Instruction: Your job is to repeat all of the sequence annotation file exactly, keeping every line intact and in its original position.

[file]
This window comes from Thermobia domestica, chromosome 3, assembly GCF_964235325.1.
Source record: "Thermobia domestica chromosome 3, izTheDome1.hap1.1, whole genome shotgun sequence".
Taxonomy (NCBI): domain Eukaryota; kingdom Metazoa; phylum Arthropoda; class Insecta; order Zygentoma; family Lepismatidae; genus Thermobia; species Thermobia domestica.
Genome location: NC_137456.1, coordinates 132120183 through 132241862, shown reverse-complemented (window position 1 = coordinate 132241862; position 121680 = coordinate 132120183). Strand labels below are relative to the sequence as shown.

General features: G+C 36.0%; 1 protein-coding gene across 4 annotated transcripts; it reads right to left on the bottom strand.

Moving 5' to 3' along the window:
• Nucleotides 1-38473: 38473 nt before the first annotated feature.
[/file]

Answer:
This window comes from Thermobia domestica, chromosome 3, assembly GCF_964235325.1.
Source record: "Thermobia domestica chromosome 3, izTheDome1.hap1.1, whole genome shotgun sequence".
Taxonomy (NCBI): domain Eukaryota; kingdom Metazoa; phylum Arthropoda; class Insecta; order Zygentoma; family Lepismatidae; genus Thermobia; species Thermobia domestica.
Genome location: NC_137456.1, coordinates 132120183 through 132241862, shown reverse-complemented (window position 1 = coordinate 132241862; position 121680 = coordinate 132120183). Strand labels below are relative to the sequence as shown.

General features: G+C 36.0%; 1 protein-coding gene across 4 annotated transcripts; it reads right to left on the bottom strand.

Moving 5' to 3' along the window:
• Nucleotides 1-38473: 38473 nt before the first annotated feature.